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Dale Baldwin

Well-Designed Deck Boosts Home's Value

March 22, 1987|Dale Baldwin

A home improvement project doesn't have to be big or expensive to add to the livability of a house--and increase its value.

Take the 18-by-25-foot redwood deck that Mr. and Mrs. Craig Chapman of Irvine built just off their family room and kitchen. It cost about $1,500 to construct and won second place in a deck building contest sponsored by Ganahl Lumber Co. of Anaheim. They estimate that it has increased the resale value of their home by about $3,000.

The cost was kept down by the use of construction common grade redwood, much less expensive than grades without knots, according to the California Redwood Assn.

Construction heart grade is another less-than-perfect grade of this durable, easy to work wood. The sapwood streaks and tight knots in the two construction grades can even be used to advantage with the right kind of finish.

The Chapmans added interest to their deck by using angled steps conforming to the shape of an existing concrete patio, built-in benches and planters and placing the decking at right angles to create an eye-catching pattern.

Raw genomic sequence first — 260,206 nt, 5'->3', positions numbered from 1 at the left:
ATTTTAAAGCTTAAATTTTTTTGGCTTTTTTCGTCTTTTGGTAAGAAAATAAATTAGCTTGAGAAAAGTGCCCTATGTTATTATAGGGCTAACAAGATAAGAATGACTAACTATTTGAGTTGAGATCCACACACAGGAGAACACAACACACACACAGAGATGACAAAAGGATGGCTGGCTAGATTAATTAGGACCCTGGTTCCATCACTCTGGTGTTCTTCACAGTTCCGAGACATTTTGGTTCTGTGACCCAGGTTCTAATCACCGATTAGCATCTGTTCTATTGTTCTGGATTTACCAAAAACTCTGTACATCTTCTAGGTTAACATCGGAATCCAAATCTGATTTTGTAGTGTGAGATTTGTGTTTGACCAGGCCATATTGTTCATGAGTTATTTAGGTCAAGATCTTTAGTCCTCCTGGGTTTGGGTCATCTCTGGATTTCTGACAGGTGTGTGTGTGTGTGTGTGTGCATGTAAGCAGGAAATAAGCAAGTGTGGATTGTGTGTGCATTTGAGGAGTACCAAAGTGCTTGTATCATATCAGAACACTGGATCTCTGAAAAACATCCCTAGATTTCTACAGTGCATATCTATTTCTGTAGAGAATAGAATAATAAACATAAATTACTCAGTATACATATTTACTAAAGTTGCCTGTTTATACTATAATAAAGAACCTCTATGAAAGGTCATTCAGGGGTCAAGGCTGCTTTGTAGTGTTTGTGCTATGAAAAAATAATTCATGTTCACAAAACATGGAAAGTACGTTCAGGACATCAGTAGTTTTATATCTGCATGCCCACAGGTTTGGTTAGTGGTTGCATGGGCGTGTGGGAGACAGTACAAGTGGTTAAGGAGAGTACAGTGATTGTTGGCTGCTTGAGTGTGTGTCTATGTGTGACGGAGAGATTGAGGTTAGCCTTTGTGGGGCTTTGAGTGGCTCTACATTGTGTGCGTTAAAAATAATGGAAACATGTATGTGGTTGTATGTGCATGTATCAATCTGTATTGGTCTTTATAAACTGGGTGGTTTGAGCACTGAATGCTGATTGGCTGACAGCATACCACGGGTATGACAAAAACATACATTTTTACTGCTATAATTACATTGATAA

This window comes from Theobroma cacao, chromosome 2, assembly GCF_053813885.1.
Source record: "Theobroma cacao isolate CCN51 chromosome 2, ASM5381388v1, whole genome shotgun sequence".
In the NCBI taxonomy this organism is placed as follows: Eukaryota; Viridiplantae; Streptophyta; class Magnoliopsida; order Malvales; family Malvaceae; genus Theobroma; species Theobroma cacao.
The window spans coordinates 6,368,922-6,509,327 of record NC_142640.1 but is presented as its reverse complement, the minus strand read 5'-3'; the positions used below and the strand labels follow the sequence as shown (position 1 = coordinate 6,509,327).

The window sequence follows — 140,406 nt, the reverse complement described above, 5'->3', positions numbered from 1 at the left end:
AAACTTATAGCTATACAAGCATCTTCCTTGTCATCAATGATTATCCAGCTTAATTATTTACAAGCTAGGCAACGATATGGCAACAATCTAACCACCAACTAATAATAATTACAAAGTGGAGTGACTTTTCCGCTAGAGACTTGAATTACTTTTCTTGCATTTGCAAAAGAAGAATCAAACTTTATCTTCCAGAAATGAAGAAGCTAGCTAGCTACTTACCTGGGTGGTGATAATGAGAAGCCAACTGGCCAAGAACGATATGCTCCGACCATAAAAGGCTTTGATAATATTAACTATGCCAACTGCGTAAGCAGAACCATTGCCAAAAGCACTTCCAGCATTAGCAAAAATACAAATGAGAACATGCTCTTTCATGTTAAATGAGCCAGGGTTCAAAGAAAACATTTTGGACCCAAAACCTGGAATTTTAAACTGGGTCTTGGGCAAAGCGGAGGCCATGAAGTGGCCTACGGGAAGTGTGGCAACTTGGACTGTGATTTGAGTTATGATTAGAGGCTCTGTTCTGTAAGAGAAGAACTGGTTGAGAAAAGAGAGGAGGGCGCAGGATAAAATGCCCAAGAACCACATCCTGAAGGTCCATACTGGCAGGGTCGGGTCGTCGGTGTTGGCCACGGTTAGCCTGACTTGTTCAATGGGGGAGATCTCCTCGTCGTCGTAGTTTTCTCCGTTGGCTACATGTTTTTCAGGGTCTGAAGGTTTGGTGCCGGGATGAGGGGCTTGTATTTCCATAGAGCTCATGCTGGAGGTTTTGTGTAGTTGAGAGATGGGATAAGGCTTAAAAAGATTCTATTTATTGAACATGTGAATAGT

If you're interested in adding a hot tub, it could be easily incorporated into a handsome deck like this. In Southern California, at least, a deck is usable for all but a few of the coldest weeks in our relatively mild winters.

To help you plan and design a deck, the California Redwood Assn. has prepared a 12-page booklet showing a variety of decks with spas, pools, trellises, planters and other features. It, along with a leaflet on various finishes, can be obtained for $1 from the association at Department DA-87, 591 Redwood Highway, Suite 3100, Mill Valley, Calif. 94941.

There's a deadly disease that afflicts restorers of old houses: It's called the Mushroom Factor, according to Patricia Poore, editor of The Old-House Journal.

The February issue of the magazine describes this "mysterious universal force that causes any old-house project to expand endlessly until the limits of time and budget are exceeded."

One person, according to the story, started out to scrape and paint a water stain and ended up replacing two windows and an entire bathroom. Another started to repave the driveway and ended up digging up the backyard, replacing a rotted porch and putting a new foundation under the garage.

If you haven't seen the revamped magazine, it's worth a look. It's a vast improvement over the old newsletter format. Poore will send out a sample issue for the reduced price of $2 ($3.95 is the regular price). The address is: The Old-House Journal, 69A 7th Ave., Brooklyn, N.Y. 11217.

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